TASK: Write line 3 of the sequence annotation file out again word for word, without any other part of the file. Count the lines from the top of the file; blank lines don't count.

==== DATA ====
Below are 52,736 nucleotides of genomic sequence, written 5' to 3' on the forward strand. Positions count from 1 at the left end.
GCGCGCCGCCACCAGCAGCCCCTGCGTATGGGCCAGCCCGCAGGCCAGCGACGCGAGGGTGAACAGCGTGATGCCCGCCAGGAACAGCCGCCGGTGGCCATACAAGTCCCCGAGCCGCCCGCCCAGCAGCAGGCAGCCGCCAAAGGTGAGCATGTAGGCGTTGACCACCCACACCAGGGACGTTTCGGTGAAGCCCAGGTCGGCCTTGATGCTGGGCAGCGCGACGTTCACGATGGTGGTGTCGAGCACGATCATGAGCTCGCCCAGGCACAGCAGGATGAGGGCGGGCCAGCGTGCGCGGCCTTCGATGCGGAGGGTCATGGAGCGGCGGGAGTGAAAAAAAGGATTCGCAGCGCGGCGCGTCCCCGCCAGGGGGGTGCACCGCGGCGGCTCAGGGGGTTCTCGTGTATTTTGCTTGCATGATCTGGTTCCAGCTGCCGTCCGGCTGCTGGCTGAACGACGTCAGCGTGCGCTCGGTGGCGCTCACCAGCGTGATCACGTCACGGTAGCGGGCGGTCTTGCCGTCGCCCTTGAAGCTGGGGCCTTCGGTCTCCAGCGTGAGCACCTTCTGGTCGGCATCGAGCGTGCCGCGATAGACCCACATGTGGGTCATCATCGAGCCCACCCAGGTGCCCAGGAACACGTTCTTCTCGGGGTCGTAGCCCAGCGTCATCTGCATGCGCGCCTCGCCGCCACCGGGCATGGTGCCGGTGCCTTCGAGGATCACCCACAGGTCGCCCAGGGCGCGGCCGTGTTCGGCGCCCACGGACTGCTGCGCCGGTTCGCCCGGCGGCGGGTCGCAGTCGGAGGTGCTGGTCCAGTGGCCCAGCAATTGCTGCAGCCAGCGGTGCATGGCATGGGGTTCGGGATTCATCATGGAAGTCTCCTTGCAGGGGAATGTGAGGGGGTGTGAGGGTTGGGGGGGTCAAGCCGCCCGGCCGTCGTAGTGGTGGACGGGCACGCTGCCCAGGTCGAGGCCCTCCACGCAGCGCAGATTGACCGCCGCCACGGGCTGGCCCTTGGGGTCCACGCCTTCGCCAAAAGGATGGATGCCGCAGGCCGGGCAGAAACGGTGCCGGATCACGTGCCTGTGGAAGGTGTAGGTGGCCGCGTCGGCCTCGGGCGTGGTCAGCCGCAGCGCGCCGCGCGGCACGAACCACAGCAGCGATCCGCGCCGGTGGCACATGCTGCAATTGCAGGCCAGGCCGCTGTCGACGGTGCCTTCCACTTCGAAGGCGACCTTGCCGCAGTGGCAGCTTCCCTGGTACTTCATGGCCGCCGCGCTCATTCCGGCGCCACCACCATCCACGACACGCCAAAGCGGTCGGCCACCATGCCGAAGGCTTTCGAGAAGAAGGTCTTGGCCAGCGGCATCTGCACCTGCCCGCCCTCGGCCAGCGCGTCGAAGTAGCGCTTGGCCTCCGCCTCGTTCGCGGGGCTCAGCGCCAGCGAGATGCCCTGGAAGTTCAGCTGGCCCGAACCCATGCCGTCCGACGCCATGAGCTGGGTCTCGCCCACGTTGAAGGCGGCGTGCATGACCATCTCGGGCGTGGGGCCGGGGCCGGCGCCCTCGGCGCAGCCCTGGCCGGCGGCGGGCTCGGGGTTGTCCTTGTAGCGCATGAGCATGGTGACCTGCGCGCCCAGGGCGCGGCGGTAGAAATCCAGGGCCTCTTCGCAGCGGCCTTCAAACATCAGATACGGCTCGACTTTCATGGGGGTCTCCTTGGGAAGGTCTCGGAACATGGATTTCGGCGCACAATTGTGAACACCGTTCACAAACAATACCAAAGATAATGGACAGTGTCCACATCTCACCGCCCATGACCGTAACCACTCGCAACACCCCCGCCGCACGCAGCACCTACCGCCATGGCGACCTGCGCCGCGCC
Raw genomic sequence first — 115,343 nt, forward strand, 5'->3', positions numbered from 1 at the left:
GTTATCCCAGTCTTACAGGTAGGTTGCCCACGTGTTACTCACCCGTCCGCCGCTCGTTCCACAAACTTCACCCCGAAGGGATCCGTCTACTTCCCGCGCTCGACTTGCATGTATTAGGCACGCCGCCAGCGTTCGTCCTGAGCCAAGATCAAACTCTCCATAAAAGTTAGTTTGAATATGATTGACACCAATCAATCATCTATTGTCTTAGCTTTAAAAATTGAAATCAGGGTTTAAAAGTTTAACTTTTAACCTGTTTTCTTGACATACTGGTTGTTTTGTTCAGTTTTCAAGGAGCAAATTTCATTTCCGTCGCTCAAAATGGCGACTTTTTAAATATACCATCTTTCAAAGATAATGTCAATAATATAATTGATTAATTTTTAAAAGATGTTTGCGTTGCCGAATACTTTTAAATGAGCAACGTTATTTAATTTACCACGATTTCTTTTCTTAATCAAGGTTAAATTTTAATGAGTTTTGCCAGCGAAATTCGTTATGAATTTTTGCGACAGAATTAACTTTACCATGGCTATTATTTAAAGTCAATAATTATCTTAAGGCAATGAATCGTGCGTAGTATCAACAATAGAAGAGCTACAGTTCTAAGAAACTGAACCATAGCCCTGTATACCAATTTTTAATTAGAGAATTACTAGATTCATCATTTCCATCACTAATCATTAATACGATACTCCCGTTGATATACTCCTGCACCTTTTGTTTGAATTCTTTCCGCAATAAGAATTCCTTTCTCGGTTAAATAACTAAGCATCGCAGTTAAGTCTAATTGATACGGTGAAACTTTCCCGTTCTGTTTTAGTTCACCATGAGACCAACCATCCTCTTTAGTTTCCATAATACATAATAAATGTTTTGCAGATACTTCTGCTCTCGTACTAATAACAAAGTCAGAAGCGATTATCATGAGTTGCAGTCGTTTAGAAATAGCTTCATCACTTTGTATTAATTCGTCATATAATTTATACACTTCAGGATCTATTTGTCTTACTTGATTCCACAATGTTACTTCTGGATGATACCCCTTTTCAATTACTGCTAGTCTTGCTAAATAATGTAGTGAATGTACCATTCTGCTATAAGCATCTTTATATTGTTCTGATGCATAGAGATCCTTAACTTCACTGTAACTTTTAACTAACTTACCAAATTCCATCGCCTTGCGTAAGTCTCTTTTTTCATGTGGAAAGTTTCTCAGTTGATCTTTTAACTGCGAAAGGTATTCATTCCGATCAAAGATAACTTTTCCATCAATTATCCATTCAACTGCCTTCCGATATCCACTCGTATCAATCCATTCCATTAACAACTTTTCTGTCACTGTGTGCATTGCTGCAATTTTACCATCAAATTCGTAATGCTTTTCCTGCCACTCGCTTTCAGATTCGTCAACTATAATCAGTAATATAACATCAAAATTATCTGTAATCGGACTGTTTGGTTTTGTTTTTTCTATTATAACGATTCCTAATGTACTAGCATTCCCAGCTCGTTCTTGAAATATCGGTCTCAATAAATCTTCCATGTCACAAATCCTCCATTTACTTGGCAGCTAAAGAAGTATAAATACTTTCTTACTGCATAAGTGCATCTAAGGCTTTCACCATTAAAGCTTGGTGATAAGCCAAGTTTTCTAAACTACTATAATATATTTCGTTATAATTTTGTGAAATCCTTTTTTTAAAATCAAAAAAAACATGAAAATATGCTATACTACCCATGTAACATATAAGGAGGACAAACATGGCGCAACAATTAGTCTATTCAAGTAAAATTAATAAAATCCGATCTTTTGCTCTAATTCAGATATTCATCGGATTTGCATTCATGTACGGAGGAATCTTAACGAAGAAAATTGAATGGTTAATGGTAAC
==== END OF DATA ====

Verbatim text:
Raw genomic sequence first — 115,343 nt, forward strand, 5'->3', positions numbered from 1 at the left: